GIS Data Catalog
Multibeam bathymetry and backscatter data were
acquired using the SeaBeam 2112 multibeam echo sounder. The
12KHz system uses up to 150 beams covering approximately 150 degrees
swath width at depths less than 1,000 meters, and 120 degrees swath width
for depths up to 5,000 meters. The swath width decreases to
approximately 90 degrees for depths greater than 5,000 meters.
The operation of
the SeaBeam system is dependent upon the depth of the water, i.e.
the deeper the water, the longer the pulse width, the slower
the ping rate, and the narrower the swath width.
The multibeam swath width in the deeper regions was between
10,000 meters and 12,000 meters ( 5.3 nautical miles to 6.5
This multibeam swath coverage allowed the survey line spacing
to be established at 6
nautical mile intervals with an east - west azimuth.
The pulse width ranged between 7 ms and 20 ms, with ping
intervals varying between 8 seconds to 20 seconds.The SeaBeam system recorded the raw data files to a Silicon
Graphics Incorporated (SGI) Origin 2 computer.The data files were automatically opened and closed with a 6
Mb limit.This enabled
adequate and efficient data management procedures.The total file size for the processed 2003 SeaBeam bathymetric data was approximately 557
corrections were required by the SeaBeam acquisition system to
account for water column temperature and salinity variations.The cast data were derived from three separate sources.A deep water Conductivity Temperature and Density (CTD) cast
was obtained prior to the start of SeaBeam data collection.A Seabird Electronic Model 9/11 Conductivity Temperature and
Density probe was used for obtaining CTD cast data.The maximum depth obtained with this instrument was 3,000
Tables were used to supplement the cast data with velocity values
for water depths between 3,000 meters and 9,000 meters. Levitus Tables represent the annual average water velocity structure
for a one degree by one degree area centered at -66.5 degrees
longitude and 19.5 degrees latitude. This water velocity
profile is in the form of discrete (depth, velocity) points where
the depth is in meters and the velocity in meters per second.
For additional information on how the profile was used see
the Excel spreadsheet SVP_2003
in the data\svp directory.Additional speed of sound data
were recorded using the Sippican
Expendable Bathythermograph (XBT).XBT c ast data were limited to range of 760 meters to 1365 meters
Electronic Model SBE-21 Thermosalinograph (TSG) was constantly
monitored for surface sound velocity values.Monitoring the TSG values enabled the scientific crew to
determine when additional sound velocity data were required.
were entered in the acquisition system for real time application
with beam forming and beam steering capabilities.Variations in sound speed due to temperature and salinity differences
within the water column affect the ray path and two way travel time of each
formed beam from the SeaBeam transducer to the sea floor. The correct
sound velocity variations are thus required to account for any "bending" of the
ray path, since this will affect the final depth measurement of each formed
beam.No evidence of multibeam swath cupping or frowning was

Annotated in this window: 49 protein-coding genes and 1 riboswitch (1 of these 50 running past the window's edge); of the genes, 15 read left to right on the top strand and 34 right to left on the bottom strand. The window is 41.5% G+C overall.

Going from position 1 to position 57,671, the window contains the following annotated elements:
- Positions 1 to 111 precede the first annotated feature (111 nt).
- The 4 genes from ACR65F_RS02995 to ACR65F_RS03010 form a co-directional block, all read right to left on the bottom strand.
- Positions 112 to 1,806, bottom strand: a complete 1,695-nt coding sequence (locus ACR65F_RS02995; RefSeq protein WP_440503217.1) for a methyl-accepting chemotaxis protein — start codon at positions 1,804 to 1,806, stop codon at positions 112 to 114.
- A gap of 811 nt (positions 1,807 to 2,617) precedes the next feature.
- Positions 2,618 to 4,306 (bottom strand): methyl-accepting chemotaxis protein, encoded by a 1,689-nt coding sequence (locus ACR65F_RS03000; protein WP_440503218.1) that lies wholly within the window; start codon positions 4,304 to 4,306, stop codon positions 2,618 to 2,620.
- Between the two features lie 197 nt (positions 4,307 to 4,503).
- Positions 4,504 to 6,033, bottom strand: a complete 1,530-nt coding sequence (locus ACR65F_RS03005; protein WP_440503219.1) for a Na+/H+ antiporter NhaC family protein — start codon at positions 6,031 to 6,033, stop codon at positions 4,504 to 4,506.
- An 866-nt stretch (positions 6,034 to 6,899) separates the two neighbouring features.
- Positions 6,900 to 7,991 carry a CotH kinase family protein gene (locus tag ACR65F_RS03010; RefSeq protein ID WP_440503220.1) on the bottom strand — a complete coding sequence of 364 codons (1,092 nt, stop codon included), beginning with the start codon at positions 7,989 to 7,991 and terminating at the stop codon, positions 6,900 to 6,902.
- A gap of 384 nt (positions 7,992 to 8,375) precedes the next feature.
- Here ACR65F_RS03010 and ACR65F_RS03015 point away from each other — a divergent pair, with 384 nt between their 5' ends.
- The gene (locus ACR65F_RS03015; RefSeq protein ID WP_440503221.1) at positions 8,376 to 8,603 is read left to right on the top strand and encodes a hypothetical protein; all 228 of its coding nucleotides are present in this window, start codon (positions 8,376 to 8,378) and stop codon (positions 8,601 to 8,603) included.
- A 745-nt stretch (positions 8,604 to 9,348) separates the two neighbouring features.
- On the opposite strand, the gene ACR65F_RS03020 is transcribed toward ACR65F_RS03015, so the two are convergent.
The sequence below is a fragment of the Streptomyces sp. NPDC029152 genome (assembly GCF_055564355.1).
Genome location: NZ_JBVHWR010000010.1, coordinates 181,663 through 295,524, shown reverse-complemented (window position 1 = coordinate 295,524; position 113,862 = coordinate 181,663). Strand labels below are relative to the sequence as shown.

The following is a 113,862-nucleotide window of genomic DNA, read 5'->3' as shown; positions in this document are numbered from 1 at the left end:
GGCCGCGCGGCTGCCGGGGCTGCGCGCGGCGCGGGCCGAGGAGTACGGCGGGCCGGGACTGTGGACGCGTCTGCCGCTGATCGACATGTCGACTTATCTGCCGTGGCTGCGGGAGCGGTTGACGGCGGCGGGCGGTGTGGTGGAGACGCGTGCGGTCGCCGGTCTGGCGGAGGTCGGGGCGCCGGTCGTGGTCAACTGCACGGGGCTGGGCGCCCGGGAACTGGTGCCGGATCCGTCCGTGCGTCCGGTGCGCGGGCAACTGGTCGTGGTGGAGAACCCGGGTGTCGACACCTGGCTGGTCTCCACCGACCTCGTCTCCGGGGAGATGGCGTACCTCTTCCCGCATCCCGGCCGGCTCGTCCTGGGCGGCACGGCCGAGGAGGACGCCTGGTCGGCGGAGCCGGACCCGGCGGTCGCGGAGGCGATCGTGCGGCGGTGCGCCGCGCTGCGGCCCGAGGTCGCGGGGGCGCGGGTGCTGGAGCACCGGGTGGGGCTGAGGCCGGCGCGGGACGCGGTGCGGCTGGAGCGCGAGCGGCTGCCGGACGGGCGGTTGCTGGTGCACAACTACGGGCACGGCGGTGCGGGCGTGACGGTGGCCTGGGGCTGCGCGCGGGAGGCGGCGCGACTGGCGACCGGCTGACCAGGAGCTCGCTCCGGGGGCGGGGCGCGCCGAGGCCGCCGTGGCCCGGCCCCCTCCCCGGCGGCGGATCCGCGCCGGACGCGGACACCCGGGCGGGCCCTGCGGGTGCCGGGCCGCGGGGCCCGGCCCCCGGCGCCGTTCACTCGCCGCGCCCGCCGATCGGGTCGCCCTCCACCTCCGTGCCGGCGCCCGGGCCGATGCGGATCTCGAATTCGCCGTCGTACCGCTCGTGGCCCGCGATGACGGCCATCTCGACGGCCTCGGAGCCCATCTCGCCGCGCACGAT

evident during data acquisition and processing.
Data processing was performed by NOAA hydrographers.The data pipeline included transferring the SeaBeam MB41 raw
data files from the SGI computer to a processing laptop via file
transfer protocol (ftp).Once
the transfer was complete, the raw file was converted using CARIS
5.3 Hips Sips software.The
processing crew (NOAA hydrographers) maintained the same processing
procedures as employed byNOAA
hydrographic field units.
Once the data were converted, a Digital Terrain Model (DTM) or
DTM (has not been
cleaned for noisy data) was generated for visual detection of artifacts and missed depths.The next step entailedreviewing
and editing the data with CARIS Swath Edit, followed with CARIS Sub
Set mode editing.Both editing processes allowed the hydrographer to
eliminate data artifacts or outliers.
editing, the weighted mean grid (or DTM) was re-generated with a grid
resolution of 150 and 200 meters.A colorized by depth and grey toned surface model was
exported as a TIF image and submitted to USGS team members. The
150 meter weighted grid was also exported as an ASCII XYZ data set
that was converted to a gridded UTM (prt03final.gutm) file which can be read by GeoZui3D.
is a highly interactive 3D Visualization system developed in the Data
Visualization Research Lab at the Center
for Coastal and Ocean Mapping at the University of New Hampshire.
It is designed to support research by providing support for
innovative data visualization. It is also intended to be a practical
and useful tool for fusing multiple sources of georeferenced Data.
GeoZui3D, CARIS 3D Viewer, and IVS
Fledermaus were used for
visual data interpretation by USGS geologists.The exported ASCII XYZ data set was also converted into a
MapInfo Vertical Mapper Grid that was used to generate a 150 meter contour
products submitted to USGS team members included the 150 meter
resolution, weighted grid image files, both colorized by depth with
sun illumination and gray tone surface model; 500 meter interval
contour file; backscatter mosaics with 25 and 75 meter resolution;
GeoZui3D ASCII gutm grid file with 150 meter grid interval.The image files were used in a project poster that described
the results and interpretations of the geologic/bathymetric survey
and are included in the ArcView GIS project file.